– Then for Michelle's sake, let's hope it's true. What will she think of all this?

Evan felt his blood pressure rise as she sat there roasted by her imprisoned dad. Why did he always feel inferior to him, was subservient to him when it was obvious that the only one who should feel shame was his father.

– We are no longer together.

– Oh, how sad. You ended up in someone's bed and you broke up?

– You know, after the public humiliation we endured through your fault and twenty-two years here, don't you think you should be less judgmental?

Father's sharp eyes narrowed.

– I think you know better than me that people never change.

– Grandpa used to say that about you.

- Probably the only thing the asshole was right about.

Frustrated, Evan refrained from making a caustic remark and instead asked:

– Why do you talk about them like that? They interfered when you and your mom failed. Pretty impressive, it's worth noting.

His father snorted.

– If by showiness you mean being penniless and growing up a drug addict…

– Enough! Evan slammed his hands on the table, silencing the conversation around them. - Enough.

“Stop yelling,” his father hissed.

- In ten minutes wasted, you insulted me, insulted my work, and insulted the only people in the whole world who don't give a fuck about me.

His father looked at him and motioned for him to sit down.

– Son…

– Don't call me. Evan could feel his hands shaking as he tightly clenched them into fists, preventing the man from seeing any signs of weakness. “You gave up that right a long time ago.

He raised his head.

– Then why are you here?

Because I'm used to messing up.

– You know what? I don't have a fucking clue. I'm over it.

– How long will you be gone this time? Months? Years?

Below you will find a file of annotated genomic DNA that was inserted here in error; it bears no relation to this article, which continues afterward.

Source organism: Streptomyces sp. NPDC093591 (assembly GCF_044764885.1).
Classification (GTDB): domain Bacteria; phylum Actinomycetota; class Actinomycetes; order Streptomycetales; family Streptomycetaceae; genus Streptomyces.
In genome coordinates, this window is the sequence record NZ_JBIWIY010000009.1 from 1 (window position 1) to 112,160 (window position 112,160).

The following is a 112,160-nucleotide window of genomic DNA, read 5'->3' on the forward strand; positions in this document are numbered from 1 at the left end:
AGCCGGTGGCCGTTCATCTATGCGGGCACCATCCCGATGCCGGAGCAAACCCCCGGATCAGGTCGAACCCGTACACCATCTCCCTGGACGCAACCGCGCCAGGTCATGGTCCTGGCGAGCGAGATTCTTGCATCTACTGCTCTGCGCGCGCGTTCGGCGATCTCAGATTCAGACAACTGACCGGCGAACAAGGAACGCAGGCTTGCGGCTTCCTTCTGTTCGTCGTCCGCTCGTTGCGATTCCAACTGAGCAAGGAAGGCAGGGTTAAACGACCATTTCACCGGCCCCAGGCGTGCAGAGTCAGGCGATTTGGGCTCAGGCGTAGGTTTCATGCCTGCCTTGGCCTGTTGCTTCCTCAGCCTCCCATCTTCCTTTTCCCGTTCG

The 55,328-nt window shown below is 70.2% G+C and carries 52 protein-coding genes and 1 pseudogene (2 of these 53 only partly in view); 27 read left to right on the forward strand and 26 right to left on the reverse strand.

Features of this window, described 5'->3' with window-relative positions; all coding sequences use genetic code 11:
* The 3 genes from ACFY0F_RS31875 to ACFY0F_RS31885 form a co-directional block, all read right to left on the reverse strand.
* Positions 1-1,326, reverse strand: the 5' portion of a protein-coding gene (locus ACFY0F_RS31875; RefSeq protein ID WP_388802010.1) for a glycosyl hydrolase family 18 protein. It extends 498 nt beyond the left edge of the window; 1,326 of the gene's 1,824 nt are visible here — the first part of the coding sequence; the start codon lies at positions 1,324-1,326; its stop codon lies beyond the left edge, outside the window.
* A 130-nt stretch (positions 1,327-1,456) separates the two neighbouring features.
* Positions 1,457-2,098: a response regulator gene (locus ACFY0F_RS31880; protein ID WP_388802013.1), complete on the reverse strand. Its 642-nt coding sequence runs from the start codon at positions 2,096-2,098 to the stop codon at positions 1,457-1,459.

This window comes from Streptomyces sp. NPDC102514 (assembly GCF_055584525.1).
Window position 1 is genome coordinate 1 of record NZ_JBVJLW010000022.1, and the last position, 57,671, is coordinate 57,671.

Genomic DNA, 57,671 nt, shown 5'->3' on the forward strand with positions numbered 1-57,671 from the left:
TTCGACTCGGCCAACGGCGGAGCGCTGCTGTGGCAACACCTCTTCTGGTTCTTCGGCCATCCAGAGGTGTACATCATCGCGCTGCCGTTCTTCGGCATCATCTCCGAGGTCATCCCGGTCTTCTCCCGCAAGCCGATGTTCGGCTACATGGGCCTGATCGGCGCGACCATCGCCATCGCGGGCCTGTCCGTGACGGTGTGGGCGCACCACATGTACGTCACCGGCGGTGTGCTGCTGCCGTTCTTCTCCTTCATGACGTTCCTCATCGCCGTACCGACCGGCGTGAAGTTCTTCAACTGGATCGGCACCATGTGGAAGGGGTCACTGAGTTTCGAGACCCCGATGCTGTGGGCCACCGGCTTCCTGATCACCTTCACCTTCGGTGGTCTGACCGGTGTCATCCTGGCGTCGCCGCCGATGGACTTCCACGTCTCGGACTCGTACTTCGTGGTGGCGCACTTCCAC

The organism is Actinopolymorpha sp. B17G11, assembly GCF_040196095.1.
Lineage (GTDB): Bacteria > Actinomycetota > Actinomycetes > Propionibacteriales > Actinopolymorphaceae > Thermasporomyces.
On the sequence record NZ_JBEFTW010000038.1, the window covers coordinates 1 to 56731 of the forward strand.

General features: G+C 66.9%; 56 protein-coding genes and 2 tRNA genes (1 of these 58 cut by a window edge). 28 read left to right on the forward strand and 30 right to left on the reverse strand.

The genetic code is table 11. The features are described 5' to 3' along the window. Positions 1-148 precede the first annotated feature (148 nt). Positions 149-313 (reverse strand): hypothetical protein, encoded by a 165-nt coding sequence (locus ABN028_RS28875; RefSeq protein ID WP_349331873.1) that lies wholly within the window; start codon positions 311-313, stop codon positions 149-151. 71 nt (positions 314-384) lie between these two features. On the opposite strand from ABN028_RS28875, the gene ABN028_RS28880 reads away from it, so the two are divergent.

– How much do you have left?

- Twenty if I'm a good boy.

- Exactly that much.

– Rockwell! the guard called at the door. - Time is over.

The sound of his former name echoed through the room as Evan watched his father get up but couldn't find anything to say.

"See you in a few months, Evan," he said, straightening his shirt as if he were wearing a custom-made scarf instead of a cheap prison uniform. Then he fixed him with a hard look. “You can never stay away.

He didn't say anything while his father was taken away from him, but he promised himself that he wouldn't come back here again.

As he walked out of the building to his car, he noticed the parking lights reflecting off the polished surface and remembered what his father had said. Climbing inside, he settled into the comfortable seats of his Range Rover and turned the ignition on before rolling down the windows.

He finally felt like he could breathe.

God, this man pissed him off. It had been a long time since he had last seen him, so he had already forgotten his dislike for him. From the fact that he simply did not love his father for his nature, or because he himself was like him, he did not want to think. In a way, he felt like he was constantly seeking the approval of this person, which, considering the circumstances, was simply ridiculous.

He didn't need his approval - he was already a big ass, after all.

What he needed was to remember the world he belonged to. One in which he was going to fight again and rise to the top once again.

He was Evan James, no longer Evan Rockwell, who lived in the shadow of his father's shame, and this time it would be on his terms.

Chapter 5.

Trying to shake off the prison dirt, he cleaned himself up, stopping for a haircut and a clean shave before putting on his best suit. The bar he had planned was very different from the one he had chosen for his last outing, but tonight he wanted something different. He didn't want a dirty alley hookup; he wanted high class flings. Someone who looks good, smells good, and even more so tastes good.

Sex or drugs? What is actually "Alice in Wonderland"

  • Hevzib Anderson
  • BBC Culture

Author photo, Trevor Brown